Independent Researcher with a Love of Problem Solving

Interview with IdeaConnection problem solver Hugo Hernandez.
By Paul Arnold
Colombia-based IdeaConnection problem solver Hugo Hernandez is an independent researcher and consultant focused on understanding the basic principles underlying chemical processes.

At his own website, he publishes open access research reports in chemistry and chemical engineering.

In this interview, Hugo talks about his work on IdeaConnection challenges and his motivation as a scientist working and publishing independently.

Hugo HernandezI was working in research and development in a chemical company for more than 15 years, but I reasoned that when I was conducting research for a project there was more administration work than actual technical work. I felt I was not doing the research I wanted to do. I wanted to research on my terms.

So, I was able to make a decision to sort out my financial duties and responsibilities and I become independent. My true work is doing my own independent research. I don’t get any external funds so it’s all down to me. I really believe in science but I think that unfortunately, science has become very commercial in many ways. For example, scientific publishing and scientific conferences became profitable businesses. I am not saying that this is bad, just that it is dangerous, and it should not be the purpose of science. Thus, I decided to become independent and give my research results to the world for free.

You made this big change a few years ago, are you still sure it was the right decision?

Definitely. I’m sorry not to have made it before. I am very happy like this, researching and helping science. And then as a hobby, I work on challenges. They are great for me to do because I like to work on technical problems. Also, I like to learn which you do with interesting challenges.

What else do you enjoy about working on team challenges with IdeaConnection?

It is very interesting to work with people who have different talents and who think differently from you. It’s great to discuss ideas with other people around the world and figure out a solution. However, sometimes it’s not so easy. I usually feel more comfortable working alone because I can work at my own pace and my own rhythm. Working on teams has its pros and its cons and sometimes you have constraints because of the length of the meetings plus you are reliant on other people doing their tasks.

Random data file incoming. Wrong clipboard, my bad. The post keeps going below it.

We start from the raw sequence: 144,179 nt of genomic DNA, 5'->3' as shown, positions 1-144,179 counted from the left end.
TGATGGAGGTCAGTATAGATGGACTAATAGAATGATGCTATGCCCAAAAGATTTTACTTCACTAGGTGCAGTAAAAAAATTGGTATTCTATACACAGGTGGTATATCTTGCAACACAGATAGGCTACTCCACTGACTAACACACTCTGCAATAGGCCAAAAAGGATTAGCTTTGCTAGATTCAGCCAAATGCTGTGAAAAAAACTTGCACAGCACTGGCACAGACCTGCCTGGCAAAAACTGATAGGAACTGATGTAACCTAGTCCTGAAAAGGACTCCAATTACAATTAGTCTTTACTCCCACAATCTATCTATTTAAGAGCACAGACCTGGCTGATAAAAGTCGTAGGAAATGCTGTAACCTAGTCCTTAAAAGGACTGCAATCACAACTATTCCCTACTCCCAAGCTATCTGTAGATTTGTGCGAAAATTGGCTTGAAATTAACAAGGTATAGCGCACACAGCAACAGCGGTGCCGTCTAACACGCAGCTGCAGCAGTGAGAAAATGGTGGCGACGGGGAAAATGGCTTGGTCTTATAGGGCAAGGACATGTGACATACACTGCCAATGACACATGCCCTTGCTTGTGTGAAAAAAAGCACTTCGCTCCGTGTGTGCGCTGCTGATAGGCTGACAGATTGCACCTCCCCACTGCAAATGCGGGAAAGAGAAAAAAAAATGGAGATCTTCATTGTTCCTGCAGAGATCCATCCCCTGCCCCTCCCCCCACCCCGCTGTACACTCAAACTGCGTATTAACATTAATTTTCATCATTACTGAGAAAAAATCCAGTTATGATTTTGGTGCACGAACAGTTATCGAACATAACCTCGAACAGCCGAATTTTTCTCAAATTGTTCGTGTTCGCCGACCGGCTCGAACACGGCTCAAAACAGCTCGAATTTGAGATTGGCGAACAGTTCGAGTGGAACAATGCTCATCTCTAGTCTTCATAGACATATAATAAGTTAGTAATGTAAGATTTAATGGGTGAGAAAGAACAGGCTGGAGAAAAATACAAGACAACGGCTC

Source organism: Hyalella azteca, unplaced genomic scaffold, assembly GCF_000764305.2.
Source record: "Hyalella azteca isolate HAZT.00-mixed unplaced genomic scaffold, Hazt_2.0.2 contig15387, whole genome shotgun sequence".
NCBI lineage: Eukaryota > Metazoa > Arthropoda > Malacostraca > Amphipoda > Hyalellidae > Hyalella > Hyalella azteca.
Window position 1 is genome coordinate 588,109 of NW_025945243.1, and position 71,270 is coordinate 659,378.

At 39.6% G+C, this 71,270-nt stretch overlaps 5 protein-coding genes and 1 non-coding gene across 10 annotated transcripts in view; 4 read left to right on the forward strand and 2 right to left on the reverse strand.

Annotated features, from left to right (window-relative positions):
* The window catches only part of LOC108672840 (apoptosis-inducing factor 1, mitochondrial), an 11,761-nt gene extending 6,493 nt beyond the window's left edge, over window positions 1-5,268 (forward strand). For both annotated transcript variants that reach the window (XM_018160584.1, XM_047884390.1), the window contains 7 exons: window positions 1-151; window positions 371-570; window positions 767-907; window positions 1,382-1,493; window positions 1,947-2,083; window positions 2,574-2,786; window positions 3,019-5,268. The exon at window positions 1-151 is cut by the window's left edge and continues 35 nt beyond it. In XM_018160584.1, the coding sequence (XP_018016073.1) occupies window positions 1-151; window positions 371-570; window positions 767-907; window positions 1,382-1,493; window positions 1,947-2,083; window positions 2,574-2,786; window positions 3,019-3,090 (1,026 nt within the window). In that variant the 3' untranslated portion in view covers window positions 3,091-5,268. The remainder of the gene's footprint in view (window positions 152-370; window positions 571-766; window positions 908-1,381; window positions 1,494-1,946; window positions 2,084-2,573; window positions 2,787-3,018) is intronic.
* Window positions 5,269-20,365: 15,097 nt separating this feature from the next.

With the first challenge I worked on there was a very nice team with a good chemistry but at the end, the solution was not awarded. With the second team, it didn’t quite work at first as a couple of solvers left but those of us who remained behind worked harder. There were opposing views but ultimately, we moved in the same direction and delivered very nice solutions.

And typically these sorts of debates and discussions are useful?

I think it depends on the team and the different personalities. In most cases these technical debates are very interesting and active but, in some others, you can get the feeling they are just dragging on wasting effort and energy. However, in the end, you always learn something new.

Another thing to point out is that some people are more aggressive with respect to their ideas. I'm not going to impose an idea. If people think my ideas are good, that’s great. But if they don’t like them I don’t have a problem with that. And of course, a lot depends on the facilitator and how they manage the teams.

How do you find the experience of being a remote solver and not being in the same physical space as your colleagues?

For me, it was not an issue. I was already used to having meetings by phone and Skype. However, it’s a little different because sometimes you don’t get to interact directly. But for me, it works fine. We live in a much-globalized world and I think this way of working and collaborating is becoming more natural.

You were part of the successful problem-solving team that worked on the Markush challenge. Now did you have an idea of what the solution might be before you knuckled down to work on it?

I did not have any idea at first. The challenge was related to chemistry but there was also a programming element. I am an expert in chemistry but didn’t have an idea of how the software part of the solution would work. But I did know the requirements of the solution seeker and so I put myself in their shoes. I tried to ask questions as if I was the seeker. People with IT knowledge had many ideas and came out with a lot of options. We worked together well.

And finally, please describe what it was like when you were awarded the prize.

When I received the email, I started to read it and thought OK this has been rejected. I didn’t have high expectations, and even though we worked hard on a good solution, we finished just in the nick of time. Then I re-read it and saw that we had actually been successful. So that was a very good moment.

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